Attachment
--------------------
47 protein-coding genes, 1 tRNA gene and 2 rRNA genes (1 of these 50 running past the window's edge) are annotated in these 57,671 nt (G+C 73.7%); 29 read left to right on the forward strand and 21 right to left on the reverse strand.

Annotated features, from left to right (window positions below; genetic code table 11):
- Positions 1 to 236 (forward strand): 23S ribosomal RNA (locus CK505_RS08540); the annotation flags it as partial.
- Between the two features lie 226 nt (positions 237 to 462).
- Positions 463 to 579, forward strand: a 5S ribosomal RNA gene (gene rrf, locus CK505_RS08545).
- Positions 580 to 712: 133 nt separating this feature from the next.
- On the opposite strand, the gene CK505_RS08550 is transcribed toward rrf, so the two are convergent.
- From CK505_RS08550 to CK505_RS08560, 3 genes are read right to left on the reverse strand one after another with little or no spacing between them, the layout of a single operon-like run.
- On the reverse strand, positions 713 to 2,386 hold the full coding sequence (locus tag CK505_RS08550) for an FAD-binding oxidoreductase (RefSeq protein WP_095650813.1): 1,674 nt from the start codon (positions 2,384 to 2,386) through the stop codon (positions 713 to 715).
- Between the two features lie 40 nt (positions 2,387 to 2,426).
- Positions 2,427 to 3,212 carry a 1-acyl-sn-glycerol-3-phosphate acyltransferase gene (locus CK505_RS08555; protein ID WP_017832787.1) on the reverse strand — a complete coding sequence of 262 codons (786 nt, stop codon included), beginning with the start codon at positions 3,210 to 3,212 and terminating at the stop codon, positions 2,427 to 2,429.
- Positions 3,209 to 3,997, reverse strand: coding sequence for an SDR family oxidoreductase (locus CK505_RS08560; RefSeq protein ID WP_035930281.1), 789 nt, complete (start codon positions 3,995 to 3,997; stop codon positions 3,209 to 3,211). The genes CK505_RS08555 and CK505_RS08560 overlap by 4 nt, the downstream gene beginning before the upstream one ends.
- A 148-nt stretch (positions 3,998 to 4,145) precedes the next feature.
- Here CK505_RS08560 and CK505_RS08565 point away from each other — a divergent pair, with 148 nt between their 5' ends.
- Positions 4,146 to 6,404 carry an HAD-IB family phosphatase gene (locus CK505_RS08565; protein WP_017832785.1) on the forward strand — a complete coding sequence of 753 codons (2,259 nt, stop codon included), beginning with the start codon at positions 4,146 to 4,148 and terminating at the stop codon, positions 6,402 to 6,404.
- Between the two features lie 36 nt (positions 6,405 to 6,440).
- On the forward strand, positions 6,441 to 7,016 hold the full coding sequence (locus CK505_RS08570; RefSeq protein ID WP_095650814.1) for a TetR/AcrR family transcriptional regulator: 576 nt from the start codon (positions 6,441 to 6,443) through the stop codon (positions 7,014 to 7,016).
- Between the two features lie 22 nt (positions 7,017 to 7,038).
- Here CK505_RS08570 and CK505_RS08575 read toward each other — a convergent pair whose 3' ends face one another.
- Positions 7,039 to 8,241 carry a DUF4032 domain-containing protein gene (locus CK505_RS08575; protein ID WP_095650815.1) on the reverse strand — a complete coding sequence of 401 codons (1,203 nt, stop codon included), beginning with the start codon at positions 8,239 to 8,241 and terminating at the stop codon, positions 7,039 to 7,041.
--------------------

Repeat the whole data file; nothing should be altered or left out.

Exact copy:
47 protein-coding genes, 1 tRNA gene and 2 rRNA genes (1 of these 50 running past the window's edge) are annotated in these 57,671 nt (G+C 73.7%); 29 read left to right on the forward strand and 21 right to left on the reverse strand.

Annotated features, from left to right (window positions below; genetic code table 11):
- Positions 1 to 236 (forward strand): 23S ribosomal RNA (locus CK505_RS08540); the annotation flags it as partial.
- Between the two features lie 226 nt (positions 237 to 462).
- Positions 463 to 579, forward strand: a 5S ribosomal RNA gene (gene rrf, locus CK505_RS08545).
- Positions 580 to 712: 133 nt separating this feature from the next.
- On the opposite strand, the gene CK505_RS08550 is transcribed toward rrf, so the two are convergent.
- From CK505_RS08550 to CK505_RS08560, 3 genes are read right to left on the reverse strand one after another with little or no spacing between them, the layout of a single operon-like run.
- On the reverse strand, positions 713 to 2,386 hold the full coding sequence (locus tag CK505_RS08550) for an FAD-binding oxidoreductase (RefSeq protein WP_095650813.1): 1,674 nt from the start codon (positions 2,384 to 2,386) through the stop codon (positions 713 to 715).
- Between the two features lie 40 nt (positions 2,387 to 2,426).
- Positions 2,427 to 3,212 carry a 1-acyl-sn-glycerol-3-phosphate acyltransferase gene (locus CK505_RS08555; protein ID WP_017832787.1) on the reverse strand — a complete coding sequence of 262 codons (786 nt, stop codon included), beginning with the start codon at positions 3,210 to 3,212 and terminating at the stop codon, positions 2,427 to 2,429.
- Positions 3,209 to 3,997, reverse strand: coding sequence for an SDR family oxidoreductase (locus CK505_RS08560; RefSeq protein ID WP_035930281.1), 789 nt, complete (start codon positions 3,995 to 3,997; stop codon positions 3,209 to 3,211). The genes CK505_RS08555 and CK505_RS08560 overlap by 4 nt, the downstream gene beginning before the upstream one ends.
- A 148-nt stretch (positions 3,998 to 4,145) precedes the next feature.
- Here CK505_RS08560 and CK505_RS08565 point away from each other — a divergent pair, with 148 nt between their 5' ends.
- Positions 4,146 to 6,404 carry an HAD-IB family phosphatase gene (locus CK505_RS08565; protein WP_017832785.1) on the forward strand — a complete coding sequence of 753 codons (2,259 nt, stop codon included), beginning with the start codon at positions 4,146 to 4,148 and terminating at the stop codon, positions 6,402 to 6,404.
- Between the two features lie 36 nt (positions 6,405 to 6,440).
- On the forward strand, positions 6,441 to 7,016 hold the full coding sequence (locus CK505_RS08570; RefSeq protein ID WP_095650814.1) for a TetR/AcrR family transcriptional regulator: 576 nt from the start codon (positions 6,441 to 6,443) through the stop codon (positions 7,014 to 7,016).
- Between the two features lie 22 nt (positions 7,017 to 7,038).
- Here CK505_RS08570 and CK505_RS08575 read toward each other — a convergent pair whose 3' ends face one another.
- Positions 7,039 to 8,241 carry a DUF4032 domain-containing protein gene (locus CK505_RS08575; protein ID WP_095650815.1) on the reverse strand — a complete coding sequence of 401 codons (1,203 nt, stop codon included), beginning with the start codon at positions 8,239 to 8,241 and terminating at the stop codon, positions 7,039 to 7,041.